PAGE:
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Would having an au pair work?

(7 Posts)
redplasticspoon Fri 22-Feb-13 20:38:54

I was thinking of getting an au pair when we move into a new flat, but just wanted to canvas some opinions on whether it could actually work.

We will be living in a rather small 3 bed flat, and would only be able to offer an au pair a small bedroom, and a shared bathroom. Would this be ok? Dd will be just under 3 when we will be planning to start this arrangement, and we were planning to send her to nursery from around 9am-2pm, with the au pair looking after her from 8-9am and 2-6pm. Is this reasonable? What amount of babysitting is ok ask for? What kind of wage would we need to offer to attract good candidates?

We will be living in central London, near tube, and I assume language colleges nearby.

Red2003 Sat 23-Feb-13 18:49:15

Hi yes it should work. Not all au pairs get large bedrooms with en suites. The fact that you are in central London may be a bonus for some of them. You'll have to get used to having someone else around of course but this can be fine if you like the benefits ie childcare in the home and babysitting. Usually it's 2 nights babysitting a week but we sometimes have no babysitting one week and three or more the next - but as long it doesn't impinge on the au pairs free time they don't mind. We give them a TV ( you can always put one on the wall if the bedroom is small maybe with a built in DVD player??) and then ask them to bring a laptop and allow them to use you wifi - this way they can feel happy in their room and it gives you some family time in the evenings.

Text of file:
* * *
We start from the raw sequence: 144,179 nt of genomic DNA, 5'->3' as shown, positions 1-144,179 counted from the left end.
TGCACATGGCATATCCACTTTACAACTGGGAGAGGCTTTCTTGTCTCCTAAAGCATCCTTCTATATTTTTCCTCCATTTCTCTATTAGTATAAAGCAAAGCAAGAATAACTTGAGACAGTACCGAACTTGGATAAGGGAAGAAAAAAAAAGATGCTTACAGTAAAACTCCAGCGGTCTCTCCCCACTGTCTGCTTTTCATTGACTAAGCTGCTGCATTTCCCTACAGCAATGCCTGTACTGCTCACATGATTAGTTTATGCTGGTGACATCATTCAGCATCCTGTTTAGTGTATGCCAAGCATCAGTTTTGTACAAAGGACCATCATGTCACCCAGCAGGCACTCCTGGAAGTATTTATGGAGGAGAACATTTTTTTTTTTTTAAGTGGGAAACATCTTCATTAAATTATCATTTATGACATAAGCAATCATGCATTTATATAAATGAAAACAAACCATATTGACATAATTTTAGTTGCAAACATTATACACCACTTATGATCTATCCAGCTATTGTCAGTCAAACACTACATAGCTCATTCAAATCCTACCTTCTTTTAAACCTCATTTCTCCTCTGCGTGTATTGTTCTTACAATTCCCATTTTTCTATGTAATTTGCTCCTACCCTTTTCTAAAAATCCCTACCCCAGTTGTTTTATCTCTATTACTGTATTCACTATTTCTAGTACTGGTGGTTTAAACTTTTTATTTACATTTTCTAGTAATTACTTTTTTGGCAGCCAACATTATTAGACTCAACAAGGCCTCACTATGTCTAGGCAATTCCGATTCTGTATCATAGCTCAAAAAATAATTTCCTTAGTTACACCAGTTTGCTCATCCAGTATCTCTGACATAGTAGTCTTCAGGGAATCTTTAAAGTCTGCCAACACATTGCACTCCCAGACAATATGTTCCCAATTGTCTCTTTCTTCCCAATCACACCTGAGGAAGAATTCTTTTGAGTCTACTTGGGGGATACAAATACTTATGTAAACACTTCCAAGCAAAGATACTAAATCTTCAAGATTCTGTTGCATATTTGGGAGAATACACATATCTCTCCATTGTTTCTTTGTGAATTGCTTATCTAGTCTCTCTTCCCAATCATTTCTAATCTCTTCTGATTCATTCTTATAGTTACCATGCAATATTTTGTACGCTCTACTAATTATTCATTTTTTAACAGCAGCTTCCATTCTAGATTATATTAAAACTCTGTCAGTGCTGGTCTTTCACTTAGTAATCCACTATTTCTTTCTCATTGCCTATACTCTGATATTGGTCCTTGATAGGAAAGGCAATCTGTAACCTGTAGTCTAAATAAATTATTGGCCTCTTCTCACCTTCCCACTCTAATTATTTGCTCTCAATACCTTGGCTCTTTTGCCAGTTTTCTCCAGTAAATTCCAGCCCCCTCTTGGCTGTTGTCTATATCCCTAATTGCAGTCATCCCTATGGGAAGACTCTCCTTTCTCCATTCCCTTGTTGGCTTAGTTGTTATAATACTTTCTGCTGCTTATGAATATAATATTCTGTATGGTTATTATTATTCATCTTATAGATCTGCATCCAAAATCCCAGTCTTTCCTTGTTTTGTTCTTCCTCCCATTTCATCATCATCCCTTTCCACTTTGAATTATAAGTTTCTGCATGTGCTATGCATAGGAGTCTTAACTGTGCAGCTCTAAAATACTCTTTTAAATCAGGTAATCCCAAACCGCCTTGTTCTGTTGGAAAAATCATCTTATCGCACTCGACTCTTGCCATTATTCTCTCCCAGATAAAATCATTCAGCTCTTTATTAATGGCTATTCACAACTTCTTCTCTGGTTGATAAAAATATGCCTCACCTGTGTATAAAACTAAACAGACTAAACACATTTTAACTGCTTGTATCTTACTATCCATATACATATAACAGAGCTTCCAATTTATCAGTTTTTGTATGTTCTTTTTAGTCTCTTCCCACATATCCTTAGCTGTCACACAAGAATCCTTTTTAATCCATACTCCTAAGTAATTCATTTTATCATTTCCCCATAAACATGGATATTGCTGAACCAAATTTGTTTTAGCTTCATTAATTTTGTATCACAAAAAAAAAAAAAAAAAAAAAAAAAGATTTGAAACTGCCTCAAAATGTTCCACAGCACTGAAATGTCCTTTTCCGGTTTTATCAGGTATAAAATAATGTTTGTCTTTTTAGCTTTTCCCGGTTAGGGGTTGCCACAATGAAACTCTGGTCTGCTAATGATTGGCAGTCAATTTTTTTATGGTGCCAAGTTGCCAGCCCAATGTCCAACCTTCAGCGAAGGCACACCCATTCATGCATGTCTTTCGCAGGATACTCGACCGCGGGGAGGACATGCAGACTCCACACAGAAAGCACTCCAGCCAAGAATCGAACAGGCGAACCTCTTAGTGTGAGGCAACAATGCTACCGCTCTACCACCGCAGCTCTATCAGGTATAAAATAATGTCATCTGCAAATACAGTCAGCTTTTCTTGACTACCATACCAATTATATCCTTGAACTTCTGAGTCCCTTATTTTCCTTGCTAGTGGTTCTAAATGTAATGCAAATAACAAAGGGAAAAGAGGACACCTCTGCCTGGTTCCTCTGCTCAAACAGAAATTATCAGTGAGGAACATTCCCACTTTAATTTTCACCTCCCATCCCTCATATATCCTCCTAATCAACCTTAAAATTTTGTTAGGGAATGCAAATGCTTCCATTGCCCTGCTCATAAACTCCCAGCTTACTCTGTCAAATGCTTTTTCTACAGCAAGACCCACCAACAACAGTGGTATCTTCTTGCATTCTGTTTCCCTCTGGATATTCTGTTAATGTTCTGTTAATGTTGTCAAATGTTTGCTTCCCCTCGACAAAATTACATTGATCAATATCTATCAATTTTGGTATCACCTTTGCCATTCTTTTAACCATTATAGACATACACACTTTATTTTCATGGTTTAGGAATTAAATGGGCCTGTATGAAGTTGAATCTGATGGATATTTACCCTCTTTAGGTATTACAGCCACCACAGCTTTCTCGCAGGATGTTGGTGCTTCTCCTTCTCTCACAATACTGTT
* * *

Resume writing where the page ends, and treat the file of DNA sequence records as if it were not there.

Salary is anything between £70 - £100 a week.

NumericalMum Sat 23-Feb-13 22:13:58

We have a small room for our AP - it is comfortable with a single bed, wardrobe, drawers next ot her bed and tv on the wall. We have three toilets and two showers but she typically shares ours as the other one is on a different floor in the house. She doesn't seem to mind. One of her friends shared a room with a 4 YO as an AP. She only lasted a week though! That is just bizarre!

cjn27b Sun 24-Feb-13 20:33:15

The issue will not be the size of the bedroom etc.. but how you feel about someone else living with you. We have had lots of au-pairs. When they are a good 'fit' with your family all is well and good. When they are not, it is a nightmare no matter how big your house is.

My main tip would be - interview carefully. Not only to ensure they're genuinely good with kids and understand what it is like to look after small children, but also to work out if they are someone you can live with. Ask lot of questions about their family life to try and work out if they have similar values to you.

Being in London you'll have no problem finding someone. We use Au-Pair World website and get hundreds of applications each time. We've met lots of au-pairs (via our ones) and many have smaller rooms and share bathrooms. None of them worry about this. What they care about is if they get on with the family, feel included, and manage to get out and about to meet others. The ones that have worked best for us are those who have similar(ish) values and family lifestyles, speak good enough English that they can make friends with au-pairs of all sorts of nationalities and converse with them in a common language, and who are brave enough to go out and do 'au-pair blind dating' as we call it. There are facebook groups for au-pairs in London which are a life saver for when it comes to developing a social life.

blueshoes Sun 24-Feb-13 21:03:43

I agree with the others.